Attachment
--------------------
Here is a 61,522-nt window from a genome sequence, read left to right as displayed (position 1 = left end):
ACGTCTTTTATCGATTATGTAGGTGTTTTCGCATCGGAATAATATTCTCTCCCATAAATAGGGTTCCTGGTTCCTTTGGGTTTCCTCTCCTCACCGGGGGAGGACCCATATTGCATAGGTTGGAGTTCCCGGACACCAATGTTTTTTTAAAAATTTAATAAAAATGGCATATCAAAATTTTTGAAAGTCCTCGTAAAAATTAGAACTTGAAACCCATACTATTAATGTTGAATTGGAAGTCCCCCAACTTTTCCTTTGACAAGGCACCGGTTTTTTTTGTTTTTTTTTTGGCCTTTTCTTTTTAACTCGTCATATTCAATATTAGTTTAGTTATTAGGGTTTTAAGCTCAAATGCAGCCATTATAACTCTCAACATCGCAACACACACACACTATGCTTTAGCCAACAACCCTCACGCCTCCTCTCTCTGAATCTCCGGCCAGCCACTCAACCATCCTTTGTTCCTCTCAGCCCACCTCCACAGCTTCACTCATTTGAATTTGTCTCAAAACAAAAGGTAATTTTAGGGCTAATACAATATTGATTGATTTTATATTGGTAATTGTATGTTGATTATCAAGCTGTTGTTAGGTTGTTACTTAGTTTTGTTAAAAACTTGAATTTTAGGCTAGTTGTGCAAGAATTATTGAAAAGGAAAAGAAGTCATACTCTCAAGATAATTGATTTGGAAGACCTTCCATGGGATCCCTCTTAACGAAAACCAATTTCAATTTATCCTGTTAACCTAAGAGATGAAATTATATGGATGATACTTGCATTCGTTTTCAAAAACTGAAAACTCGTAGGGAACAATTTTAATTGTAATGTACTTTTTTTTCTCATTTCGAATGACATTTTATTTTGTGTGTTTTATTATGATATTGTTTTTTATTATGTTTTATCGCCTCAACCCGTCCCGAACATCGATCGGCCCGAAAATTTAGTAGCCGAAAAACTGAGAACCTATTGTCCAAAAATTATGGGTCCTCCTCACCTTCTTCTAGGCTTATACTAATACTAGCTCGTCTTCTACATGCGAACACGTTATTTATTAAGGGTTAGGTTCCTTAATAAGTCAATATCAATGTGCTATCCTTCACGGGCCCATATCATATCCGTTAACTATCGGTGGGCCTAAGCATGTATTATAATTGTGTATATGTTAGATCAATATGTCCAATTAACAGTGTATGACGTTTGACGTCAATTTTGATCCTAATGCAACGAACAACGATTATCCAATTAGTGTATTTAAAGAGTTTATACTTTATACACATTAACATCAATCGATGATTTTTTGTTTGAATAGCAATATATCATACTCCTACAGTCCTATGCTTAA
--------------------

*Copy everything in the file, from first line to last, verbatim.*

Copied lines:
Here is a 61,522-nt window from a genome sequence, read left to right as displayed (position 1 = left end):
ACGTCTTTTATCGATTATGTAGGTGTTTTCGCATCGGAATAATATTCTCTCCCATAAATAGGGTTCCTGGTTCCTTTGGGTTTCCTCTCCTCACCGGGGGAGGACCCATATTGCATAGGTTGGAGTTCCCGGACACCAATGTTTTTTTAAAAATTTAATAAAAATGGCATATCAAAATTTTTGAAAGTCCTCGTAAAAATTAGAACTTGAAACCCATACTATTAATGTTGAATTGGAAGTCCCCCAACTTTTCCTTTGACAAGGCACCGGTTTTTTTTGTTTTTTTTTTGGCCTTTTCTTTTTAACTCGTCATATTCAATATTAGTTTAGTTATTAGGGTTTTAAGCTCAAATGCAGCCATTATAACTCTCAACATCGCAACACACACACACTATGCTTTAGCCAACAACCCTCACGCCTCCTCTCTCTGAATCTCCGGCCAGCCACTCAACCATCCTTTGTTCCTCTCAGCCCACCTCCACAGCTTCACTCATTTGAATTTGTCTCAAAACAAAAGGTAATTTTAGGGCTAATACAATATTGATTGATTTTATATTGGTAATTGTATGTTGATTATCAAGCTGTTGTTAGGTTGTTACTTAGTTTTGTTAAAAACTTGAATTTTAGGCTAGTTGTGCAAGAATTATTGAAAAGGAAAAGAAGTCATACTCTCAAGATAATTGATTTGGAAGACCTTCCATGGGATCCCTCTTAACGAAAACCAATTTCAATTTATCCTGTTAACCTAAGAGATGAAATTATATGGATGATACTTGCATTCGTTTTCAAAAACTGAAAACTCGTAGGGAACAATTTTAATTGTAATGTACTTTTTTTTCTCATTTCGAATGACATTTTATTTTGTGTGTTTTATTATGATATTGTTTTTTATTATGTTTTATCGCCTCAACCCGTCCCGAACATCGATCGGCCCGAAAATTTAGTAGCCGAAAAACTGAGAACCTATTGTCCAAAAATTATGGGTCCTCCTCACCTTCTTCTAGGCTTATACTAATACTAGCTCGTCTTCTACATGCGAACACGTTATTTATTAAGGGTTAGGTTCCTTAATAAGTCAATATCAATGTGCTATCCTTCACGGGCCCATATCATATCCGTTAACTATCGGTGGGCCTAAGCATGTATTATAATTGTGTATATGTTAGATCAATATGTCCAATTAACAGTGTATGACGTTTGACGTCAATTTTGATCCTAATGCAACGAACAACGATTATCCAATTAGTGTATTTAAAGAGTTTATACTTTATACACATTAACATCAATCGATGATTTTTTGTTTGAATAGCAATATATCATACTCCTACAGTCCTATGCTTAA